teniers_david_the_younger_twelfth_night_the_king_drinks

In Old England, The Twelfth Night marked the end of the winter festival that started on Samhain. The Lord of Misrule symbolizes the world turning upside down with the coming of winter. In the middle ages, the Twelfth Night began on the eve of December 25th moving forward 12 days to January 6th, hence the name the twelve days of Christmas.

The Twelfth Night festival marked the onset of the winter solstice, the point in late December when the sun, whose daily arc had reached its lowest, darkest, coldest point, began its rise toward the longer, warmer days and the coming of spring. On December 25th, the ceremonial Yule log was hauled in to start the hearth fire around which its members and visitors would gather throughout the rest of the Christmas festival days.

Twelfth Night was the final frenzy of feasting, drinking and merry making before the townspeople returned to daily life for the remainder of winter. A grand cake was the focus of the celebratory feast as well as Wassail, Fig Pudding and other generous tasty handmade dishes.

 On this night, it was customary for the assembled company to toast each other from the wassail bowl. In Old English, wassail means “Be in good health,” but the term came to be applied to the drink itself (usually spiced ale). See our recipe for Traditional Wassail. It was also traditional to cook the most wonderful pastries, cakes, and pies. Some included practical jokes. The “four and twenty blackbirds baked in a pie” was no myth. Live birds were placed in a cooked pastry crust. When guests cut into the pie, the birds flew about the room which delighted all. A kinder tradition included placing bread soaked with cider in tree branches for the birds to eat.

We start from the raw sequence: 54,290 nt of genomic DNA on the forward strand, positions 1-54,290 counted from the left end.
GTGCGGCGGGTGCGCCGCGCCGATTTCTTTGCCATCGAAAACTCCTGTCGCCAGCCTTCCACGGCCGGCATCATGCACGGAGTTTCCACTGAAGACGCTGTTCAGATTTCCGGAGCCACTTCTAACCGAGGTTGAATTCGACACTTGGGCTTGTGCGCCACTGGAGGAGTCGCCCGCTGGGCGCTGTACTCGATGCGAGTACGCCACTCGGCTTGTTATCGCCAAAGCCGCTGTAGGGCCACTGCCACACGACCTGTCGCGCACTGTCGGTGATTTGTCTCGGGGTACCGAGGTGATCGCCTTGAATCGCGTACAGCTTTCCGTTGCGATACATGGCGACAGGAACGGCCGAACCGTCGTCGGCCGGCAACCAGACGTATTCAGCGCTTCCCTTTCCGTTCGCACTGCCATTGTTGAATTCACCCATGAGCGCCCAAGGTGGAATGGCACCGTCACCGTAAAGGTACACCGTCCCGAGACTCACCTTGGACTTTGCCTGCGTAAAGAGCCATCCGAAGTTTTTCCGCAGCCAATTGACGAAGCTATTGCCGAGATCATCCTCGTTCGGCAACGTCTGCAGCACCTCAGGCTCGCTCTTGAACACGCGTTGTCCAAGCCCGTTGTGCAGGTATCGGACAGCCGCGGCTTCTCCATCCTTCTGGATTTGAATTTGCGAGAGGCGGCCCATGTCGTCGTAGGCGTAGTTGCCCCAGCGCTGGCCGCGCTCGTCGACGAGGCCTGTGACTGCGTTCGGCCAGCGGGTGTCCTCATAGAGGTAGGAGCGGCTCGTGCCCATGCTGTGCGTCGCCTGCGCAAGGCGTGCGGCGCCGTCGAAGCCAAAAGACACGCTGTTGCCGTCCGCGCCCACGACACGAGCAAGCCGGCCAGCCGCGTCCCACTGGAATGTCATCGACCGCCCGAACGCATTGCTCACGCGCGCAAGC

In the ancient times of the Roman Saturnalia, the “king of the feast” was elected by beans, and the Twelfth Night cakes included a bean–or, later, a ring or coin. Whoever was given the slice with the prize became the queen and king for the night and much parading and merriment followed.

In the church calendar, Twelfth Night is the evening before Epiphany (January 6). Because the three wise men (or kings) arrived in Bethlehem bearing gifts for the infant Jesus, Epiphany is also called Three Kings Day and a traditional time of gift giving.

Sources: White Magick Alchemy and Almanac.com

2 Responses to Twelfth Night

  • very informative website, now all i need to find is an old Luna calender.I came here as today its Friday 13th and also Ive just seen the fullmoon settiing at 0735a.m. so it must mean something!Ive earmarked this remarkable website, I also have a co-incidance, I a long time ago, had a spriti guide whom I chose to name as twofeathers, as he wore two feathers in his headband. Unfortunatly I lost him, when I started researching paganism and hedge witchery.I was just giving up, yet again, and found this wonderful website, many thanks

    • You’re welcome. I’m so glad it is helpful to you. Very interesting about your spirit guide! I will do some research and if I find an old Luna calendar, I’ll post it here.

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